January 4, 2011

Dryden's version of the Civil War (zoning)

No, no - I'm not talking about the current conversations about zoning. Retiring Dryden Zoning Officer Henry Slater tells a rich story of the recent Dryden past in the December Town Newsletter, (1.4MB PDF) including this discussion of zoning:

I first became involved with the Town of Dryden in 1984 when I was appointed to the Town Planning Board. In 1984, Zoning & Planning was a fairly new concept and was an issue that seemed divided in public opinion. The residents seemed either in total support or in total nonsupport, and their numbers were pretty evenly divided.

The initial land use effort began during the mid 1960's concluding with the adoption of the initial Dryden Town Zoning Ordinance in September 1969.

Since many of the people who were involved in the battle of zoning (their words not mine) were still involved in Town government during the mid 1980's. I was privy to many of their accounts of that struggle. The Town had been under pressure to consider Town wide zoning. As I indicated above, there were only two opinions, yes and just say no to zoning. Given the situation, sometime during the mid 1960's the then Town Board appointed a commission to consider the zoning question. The commission was made up from representatives of both sides of the issue.

I am told there were some very heated discussions.

The Town Board, considering the seriousness of the issue, determined some professional assistance was needed. Ultimately grant funds were appropriated to retain the services of an area land use management service, Egner and Niederkorn Associates.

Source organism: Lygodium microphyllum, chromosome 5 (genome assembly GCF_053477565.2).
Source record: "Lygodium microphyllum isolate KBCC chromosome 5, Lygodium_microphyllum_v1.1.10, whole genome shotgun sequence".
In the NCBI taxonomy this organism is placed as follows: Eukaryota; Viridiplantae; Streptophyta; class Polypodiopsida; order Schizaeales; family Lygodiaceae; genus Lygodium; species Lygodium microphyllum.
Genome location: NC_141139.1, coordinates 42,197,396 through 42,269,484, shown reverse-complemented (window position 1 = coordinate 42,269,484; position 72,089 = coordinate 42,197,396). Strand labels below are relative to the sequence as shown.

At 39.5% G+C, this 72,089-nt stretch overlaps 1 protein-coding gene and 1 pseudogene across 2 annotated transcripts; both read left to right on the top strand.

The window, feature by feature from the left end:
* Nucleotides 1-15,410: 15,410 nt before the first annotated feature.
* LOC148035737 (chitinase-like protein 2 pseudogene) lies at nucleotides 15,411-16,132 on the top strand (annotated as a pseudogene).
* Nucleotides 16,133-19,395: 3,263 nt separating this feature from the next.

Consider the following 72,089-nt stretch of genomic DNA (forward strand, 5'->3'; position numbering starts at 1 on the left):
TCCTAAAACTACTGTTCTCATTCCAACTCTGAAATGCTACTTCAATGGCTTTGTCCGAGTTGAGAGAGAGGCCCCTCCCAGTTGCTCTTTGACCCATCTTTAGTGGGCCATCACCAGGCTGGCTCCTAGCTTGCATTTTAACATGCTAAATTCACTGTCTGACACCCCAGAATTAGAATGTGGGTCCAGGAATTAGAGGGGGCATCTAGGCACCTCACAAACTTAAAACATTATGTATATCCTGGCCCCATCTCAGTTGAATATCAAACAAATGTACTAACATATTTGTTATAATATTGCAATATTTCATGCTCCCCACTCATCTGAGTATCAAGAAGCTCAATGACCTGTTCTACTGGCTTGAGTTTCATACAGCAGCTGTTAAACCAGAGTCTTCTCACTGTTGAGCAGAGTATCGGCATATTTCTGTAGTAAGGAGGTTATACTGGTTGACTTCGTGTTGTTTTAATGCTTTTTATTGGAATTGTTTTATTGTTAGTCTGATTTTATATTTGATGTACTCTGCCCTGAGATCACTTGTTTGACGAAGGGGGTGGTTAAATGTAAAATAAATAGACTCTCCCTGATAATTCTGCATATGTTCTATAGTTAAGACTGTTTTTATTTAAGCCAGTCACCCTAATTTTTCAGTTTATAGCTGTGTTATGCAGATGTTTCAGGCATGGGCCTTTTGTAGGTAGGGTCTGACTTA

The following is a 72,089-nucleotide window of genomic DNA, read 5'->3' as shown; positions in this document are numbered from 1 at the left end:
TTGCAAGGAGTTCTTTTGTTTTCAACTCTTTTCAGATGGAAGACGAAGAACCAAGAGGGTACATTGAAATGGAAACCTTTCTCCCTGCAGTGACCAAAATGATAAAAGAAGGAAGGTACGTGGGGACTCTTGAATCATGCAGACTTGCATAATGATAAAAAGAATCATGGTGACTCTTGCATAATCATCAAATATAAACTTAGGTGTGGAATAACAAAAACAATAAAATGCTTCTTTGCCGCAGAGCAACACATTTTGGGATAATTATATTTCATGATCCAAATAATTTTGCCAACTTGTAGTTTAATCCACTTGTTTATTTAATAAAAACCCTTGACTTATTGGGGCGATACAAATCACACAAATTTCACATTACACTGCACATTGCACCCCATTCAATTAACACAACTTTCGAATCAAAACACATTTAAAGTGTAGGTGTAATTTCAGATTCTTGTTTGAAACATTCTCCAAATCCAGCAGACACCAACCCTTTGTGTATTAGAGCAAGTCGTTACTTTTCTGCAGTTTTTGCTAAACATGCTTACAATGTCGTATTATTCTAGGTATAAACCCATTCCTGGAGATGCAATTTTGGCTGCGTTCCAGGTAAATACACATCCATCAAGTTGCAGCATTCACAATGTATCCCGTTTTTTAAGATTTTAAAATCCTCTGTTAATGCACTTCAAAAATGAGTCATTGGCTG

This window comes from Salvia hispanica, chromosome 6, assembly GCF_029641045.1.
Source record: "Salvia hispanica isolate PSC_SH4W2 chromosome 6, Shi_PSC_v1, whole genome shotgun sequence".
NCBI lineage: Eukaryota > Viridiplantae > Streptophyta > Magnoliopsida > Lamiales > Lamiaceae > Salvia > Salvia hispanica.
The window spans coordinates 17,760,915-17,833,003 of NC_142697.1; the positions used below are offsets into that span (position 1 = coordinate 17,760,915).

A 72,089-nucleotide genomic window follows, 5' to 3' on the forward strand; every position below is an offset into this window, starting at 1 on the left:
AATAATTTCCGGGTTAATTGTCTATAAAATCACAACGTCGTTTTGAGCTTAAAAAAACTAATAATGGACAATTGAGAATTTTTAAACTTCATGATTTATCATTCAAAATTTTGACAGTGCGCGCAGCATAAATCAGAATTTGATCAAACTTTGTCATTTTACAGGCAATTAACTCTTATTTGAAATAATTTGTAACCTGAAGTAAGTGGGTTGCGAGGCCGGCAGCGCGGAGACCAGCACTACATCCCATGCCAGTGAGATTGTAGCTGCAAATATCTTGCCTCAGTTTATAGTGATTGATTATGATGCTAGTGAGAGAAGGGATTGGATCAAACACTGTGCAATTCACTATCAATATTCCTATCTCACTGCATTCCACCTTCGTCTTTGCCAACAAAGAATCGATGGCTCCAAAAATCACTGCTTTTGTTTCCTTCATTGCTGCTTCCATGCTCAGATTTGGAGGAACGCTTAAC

By 1968, the first step in the zoning question was completed (preparation of a Comprehensive Land Use Plan) and Dryden's version of the Civil War was well underway. The plan considered each of the Villages of Dryden and Freeville as well as the Town. Representatives of all (3) communities participated.

I was further told the issue of zoning was so controversial, that some parts of the Town went as far as to ask to be annexed to adjacent Towns depending on zoning status of the adjacent communities.

In general it was so intense that friendships and family relations were strained to the breaking point (Civil War).

Ultimately in September 1969, the Town of Dryden began the era of zoning. The planning commission continued, relationships were patched, and life continued.

The 1968 Comprehensive Plan (The Dryden General Plan) was the basic tool utilized to create the zoning ordinance; however, the 1968 Comprehensive Plan was not ever actually adopted as an official Town document.

Interestingly, to the best of my knowledge, the Town did not have an adopted Comprehensive Plan until December 2005 when the current version was adopted. The 2005 Plan has been utilized to develop a draft replacement zoning ordinance which has reached the Town Board for adoption consideration. This version has not reached Civil War status.

Let's hope we can avoid "Civil War status". There's a lot more in the newsletter, from Henry and others. I'm especially intrigued by Harry Weldon's piece on the Simon Hurd barn, which he's working on a miniature version of.

Posted by simon at January 4, 2011 5:22 PM in ,
Note on photos